authors often with inconsistent results. Bernthal and
Benkelman [101] controlled the velopharyngeal orifice
condition in two normal subjects by means of prosthetic
appliances. To minimize speech intensity variations caused
by different vocal efforts the subglottal pressure was also
monitored. The observed intensity level reduction using a
.0.5 cm velar orifice ranged from 2 to 4 dB.
We have duplicated the same experiment using the just
discussed model of the nasal cavity acoustic losses and we
have obtained an intensity reduction of 4 dB which matches
the data reported by Bernthal.
Figure 6.16 shows the comparison of the speech sound
(vowel /a/) with and without nasal coupling from our
acoustic synthesizer.
6.7) Coarticulation
The relationship between articulation and the acoustic
properties of speech is the traditional field of study of
phoneticians and linguists. But during the last 20 years
this research has found applications in speech synthesis
[67] [78] and speech coding and transmission [54].
Unfortunately, not every aspect of speech articulation
has been fully understood. The problem is that connected
speech is perceived as a sequence of almost independent

118
MSEC
Figure 6.16. Synthetic speech waveforms of non nasalized
/a/ (solid line) and nasalized /a/ (dashed
line).

119
sound segments at the acoustic level, however the segments
are not separately articulated [102]. Rather they are
"coarticulated" and neighboring segments overlap and affect
one another in various ways. This phenomenon is usually
denoted as coarticulation.
Coarticulation is a conceptualization of speech
behaviour that implies [103] discrete and invariant units
serving as input to the system of motor (muscular) control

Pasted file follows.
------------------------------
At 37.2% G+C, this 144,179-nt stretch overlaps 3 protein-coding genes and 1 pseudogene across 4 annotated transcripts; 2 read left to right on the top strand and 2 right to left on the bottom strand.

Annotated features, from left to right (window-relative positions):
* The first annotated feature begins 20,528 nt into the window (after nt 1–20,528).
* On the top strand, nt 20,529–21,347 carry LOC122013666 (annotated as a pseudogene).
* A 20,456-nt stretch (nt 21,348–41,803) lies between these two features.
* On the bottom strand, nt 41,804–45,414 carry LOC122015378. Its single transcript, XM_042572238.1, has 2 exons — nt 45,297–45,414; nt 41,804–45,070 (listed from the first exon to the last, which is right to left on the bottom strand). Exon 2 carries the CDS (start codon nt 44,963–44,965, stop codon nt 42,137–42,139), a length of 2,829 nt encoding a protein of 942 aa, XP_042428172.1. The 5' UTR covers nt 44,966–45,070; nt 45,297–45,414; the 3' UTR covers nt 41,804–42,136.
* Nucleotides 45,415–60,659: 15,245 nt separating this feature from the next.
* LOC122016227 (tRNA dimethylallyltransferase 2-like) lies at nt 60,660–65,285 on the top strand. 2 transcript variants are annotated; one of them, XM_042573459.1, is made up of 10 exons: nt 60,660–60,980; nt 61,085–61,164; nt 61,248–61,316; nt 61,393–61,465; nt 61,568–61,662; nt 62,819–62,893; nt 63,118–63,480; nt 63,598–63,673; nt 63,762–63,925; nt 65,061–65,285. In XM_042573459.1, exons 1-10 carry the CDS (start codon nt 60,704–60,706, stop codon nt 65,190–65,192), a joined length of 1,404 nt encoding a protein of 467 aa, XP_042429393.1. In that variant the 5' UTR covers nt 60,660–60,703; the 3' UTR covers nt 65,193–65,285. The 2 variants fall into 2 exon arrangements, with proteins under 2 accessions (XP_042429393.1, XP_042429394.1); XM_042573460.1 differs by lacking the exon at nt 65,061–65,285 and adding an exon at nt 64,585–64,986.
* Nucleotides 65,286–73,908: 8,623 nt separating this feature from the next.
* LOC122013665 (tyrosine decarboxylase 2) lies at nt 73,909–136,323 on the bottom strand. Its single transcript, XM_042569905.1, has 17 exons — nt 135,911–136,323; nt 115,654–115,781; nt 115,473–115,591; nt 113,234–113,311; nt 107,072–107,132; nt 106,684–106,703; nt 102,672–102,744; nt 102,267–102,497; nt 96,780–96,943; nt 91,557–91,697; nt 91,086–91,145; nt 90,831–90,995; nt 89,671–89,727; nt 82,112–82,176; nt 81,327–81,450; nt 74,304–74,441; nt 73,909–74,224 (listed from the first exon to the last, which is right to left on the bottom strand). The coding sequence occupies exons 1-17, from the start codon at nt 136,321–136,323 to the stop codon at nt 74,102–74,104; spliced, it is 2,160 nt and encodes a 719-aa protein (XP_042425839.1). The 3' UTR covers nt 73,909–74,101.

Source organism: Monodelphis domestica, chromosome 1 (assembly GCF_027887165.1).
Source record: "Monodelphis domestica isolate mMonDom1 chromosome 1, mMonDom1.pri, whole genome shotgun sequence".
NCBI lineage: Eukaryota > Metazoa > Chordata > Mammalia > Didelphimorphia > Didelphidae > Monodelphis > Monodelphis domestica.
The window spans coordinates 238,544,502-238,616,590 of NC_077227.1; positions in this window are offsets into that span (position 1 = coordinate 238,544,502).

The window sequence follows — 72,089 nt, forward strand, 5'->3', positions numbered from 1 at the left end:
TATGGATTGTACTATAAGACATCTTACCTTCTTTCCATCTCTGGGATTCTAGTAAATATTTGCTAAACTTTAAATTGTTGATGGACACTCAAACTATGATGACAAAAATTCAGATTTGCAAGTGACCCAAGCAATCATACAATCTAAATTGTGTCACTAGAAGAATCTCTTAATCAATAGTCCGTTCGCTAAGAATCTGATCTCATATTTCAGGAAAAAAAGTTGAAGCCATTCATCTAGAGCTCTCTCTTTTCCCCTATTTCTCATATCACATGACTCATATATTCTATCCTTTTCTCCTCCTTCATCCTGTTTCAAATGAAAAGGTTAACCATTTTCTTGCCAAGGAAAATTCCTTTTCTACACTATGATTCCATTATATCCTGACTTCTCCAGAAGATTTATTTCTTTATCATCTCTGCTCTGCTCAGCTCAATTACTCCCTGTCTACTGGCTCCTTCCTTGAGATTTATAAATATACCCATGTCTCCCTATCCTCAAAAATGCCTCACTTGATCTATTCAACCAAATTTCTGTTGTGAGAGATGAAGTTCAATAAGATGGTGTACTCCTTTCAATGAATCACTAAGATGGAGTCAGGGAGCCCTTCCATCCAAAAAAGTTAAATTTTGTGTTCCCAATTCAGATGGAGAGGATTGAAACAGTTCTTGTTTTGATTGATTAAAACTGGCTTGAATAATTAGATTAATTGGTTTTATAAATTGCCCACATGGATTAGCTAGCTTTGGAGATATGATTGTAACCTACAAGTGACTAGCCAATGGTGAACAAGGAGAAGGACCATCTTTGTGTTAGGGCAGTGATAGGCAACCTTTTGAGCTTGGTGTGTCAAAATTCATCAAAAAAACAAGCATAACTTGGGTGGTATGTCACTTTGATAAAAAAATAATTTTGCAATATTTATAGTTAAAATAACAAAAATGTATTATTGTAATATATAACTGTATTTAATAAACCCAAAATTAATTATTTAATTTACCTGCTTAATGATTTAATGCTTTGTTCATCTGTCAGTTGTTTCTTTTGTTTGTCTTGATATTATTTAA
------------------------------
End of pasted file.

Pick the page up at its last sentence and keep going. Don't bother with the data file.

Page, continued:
and an eventual obscuration of the boundaries between units
at the articulatory or acoustic levels.
Coarticulation is bidirectional. Given a sequence of
speech segments ABC, if B exerts an influence on C we talk
about left to right or carry over coarticulation; if B
exerts an influence on A we talk about right to left or
anticipatory coarticulation. For example, both effects are
present in the word spoon (/spun/) in which the lip
protrusion characteristic of /u/ extends both to the right
and to the left [104].
Other examples of anticipatory coarticulation have been
reported by a number of authors. Tongue shape for vowels
appears to be influenced by the following vowel and
viceversa [80] [105-106]. Amerman et al. [107] observed the
jaw opening for an open vowel two consonants before the
vowel. Similarly [108], the velopharyngeal opening may
occur two vowels in advance of a nasal consonant.

120
Left to right coarticulation effects have been observed

by Ohman [105], Stevens et al. [109] and many other authors.
Kozhevnikov and Chistovich [110] tried to explain
coarticulation by speculating that consonant-vowel (CV) or
consonant-consonant-vowel (CCV) type syllables are the
minimum encoding units of speech that are transformed by the
articulatory system into articulatory gestures. This model
is not adequate to account for anticipatory effects observed
with nasal consonants (CWN) [108].
Ohman [80] [105] describes the articulation of vowel-
consonant-vowel (V^CVg) utterances as a dipthongal
transition from the first to the second vowel with the
consonantal gesture for vocal tract closure superimposed on
it.
More generally, MacNeilage [111] assumed a phoneme
sized input unit, a system of articulatory targets and a
closed loop control system which tries to achieve the
relative invariant motor goal from varying initial
positions.
Henke [112] and Moll and Daniloff [108] proposed
"feature based" models to explain the articulation
process. Each phoneme was characterized by a set of
articulatory features. Each feature is binary valued with
the possibility of a compatibility or "don't care"
condition. The assumption is that at every instant each
portion of the vocal apparatus is seeking a goal which is

121
selected among the articulatory features of the input
phenemic string by a scan ahead mechanism. The
compatibility criterion allows a feature to be realized at
the articulatory level earlier than its parent phoneme if it
does not contradict the articulatory requirements of the
segment that is currently being produced. The advantage of
feature based models is their simplicity. The disadvantages